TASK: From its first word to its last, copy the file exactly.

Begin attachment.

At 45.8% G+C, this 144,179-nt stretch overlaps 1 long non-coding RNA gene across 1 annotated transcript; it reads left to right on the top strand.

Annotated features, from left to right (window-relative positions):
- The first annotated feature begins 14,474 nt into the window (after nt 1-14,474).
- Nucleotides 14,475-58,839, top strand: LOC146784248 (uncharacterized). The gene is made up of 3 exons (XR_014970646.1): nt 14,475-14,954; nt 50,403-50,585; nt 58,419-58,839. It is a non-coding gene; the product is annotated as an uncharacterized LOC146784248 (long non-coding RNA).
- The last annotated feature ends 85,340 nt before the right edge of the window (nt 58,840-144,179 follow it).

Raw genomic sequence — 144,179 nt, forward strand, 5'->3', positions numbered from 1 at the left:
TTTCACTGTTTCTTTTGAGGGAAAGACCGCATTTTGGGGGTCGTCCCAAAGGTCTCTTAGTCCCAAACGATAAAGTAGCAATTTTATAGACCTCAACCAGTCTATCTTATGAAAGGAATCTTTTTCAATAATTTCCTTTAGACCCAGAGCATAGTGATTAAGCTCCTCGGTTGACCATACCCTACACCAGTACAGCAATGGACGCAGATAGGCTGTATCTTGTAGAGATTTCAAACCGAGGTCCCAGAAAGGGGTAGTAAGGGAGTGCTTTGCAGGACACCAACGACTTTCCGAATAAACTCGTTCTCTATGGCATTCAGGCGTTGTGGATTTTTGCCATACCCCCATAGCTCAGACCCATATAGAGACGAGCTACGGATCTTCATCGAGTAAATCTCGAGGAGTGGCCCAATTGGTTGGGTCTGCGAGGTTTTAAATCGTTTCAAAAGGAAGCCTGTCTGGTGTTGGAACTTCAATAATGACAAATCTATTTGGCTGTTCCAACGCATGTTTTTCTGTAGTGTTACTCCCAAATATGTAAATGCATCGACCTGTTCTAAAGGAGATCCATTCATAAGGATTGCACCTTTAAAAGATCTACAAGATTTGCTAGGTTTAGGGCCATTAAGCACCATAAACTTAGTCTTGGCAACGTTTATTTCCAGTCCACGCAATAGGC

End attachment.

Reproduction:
At 45.8% G+C, this 144,179-nt stretch overlaps 1 long non-coding RNA gene across 1 annotated transcript; it reads left to right on the top strand.

Annotated features, from left to right (window-relative positions):
- The first annotated feature begins 14,474 nt into the window (after nt 1-14,474).
- Nucleotides 14,475-58,839, top strand: LOC146784248 (uncharacterized). The gene is made up of 3 exons (XR_014970646.1): nt 14,475-14,954; nt 50,403-50,585; nt 58,419-58,839. It is a non-coding gene; the product is annotated as an uncharacterized LOC146784248 (long non-coding RNA).
- The last annotated feature ends 85,340 nt before the right edge of the window (nt 58,840-144,179 follow it).

Raw genomic sequence — 144,179 nt, forward strand, 5'->3', positions numbered from 1 at the left:
TTTCACTGTTTCTTTTGAGGGAAAGACCGCATTTTGGGGGTCGTCCCAAAGGTCTCTTAGTCCCAAACGATAAAGTAGCAATTTTATAGACCTCAACCAGTCTATCTTATGAAAGGAATCTTTTTCAATAATTTCCTTTAGACCCAGAGCATAGTGATTAAGCTCCTCGGTTGACCATACCCTACACCAGTACAGCAATGGACGCAGATAGGCTGTATCTTGTAGAGATTTCAAACCGAGGTCCCAGAAAGGGGTAGTAAGGGAGTGCTTTGCAGGACACCAACGACTTTCCGAATAAACTCGTTCTCTATGGCATTCAGGCGTTGTGGATTTTTGCCATACCCCCATAGCTCAGACCCATATAGAGACGAGCTACGGATCTTCATCGAGTAAATCTCGAGGAGTGGCCCAATTGGTTGGGTCTGCGAGGTTTTAAATCGTTTCAAAAGGAAGCCTGTCTGGTGTTGGAACTTCAATAATGACAAATCTATTTGGCTGTTCCAACGCATGTTTTTCTGTAGTGTTACTCCCAAATATGTAAATGCATCGACCTGTTCTAAAGGAGATCCATTCATAAGGATTGCACCTTTAAAAGATCTACAAGATTTGCTAGGTTTAGGGCCATTAAGCACCATAAACTTAGTCTTGGCAACGTTTATTTCCAGTCCACGCAATAGGC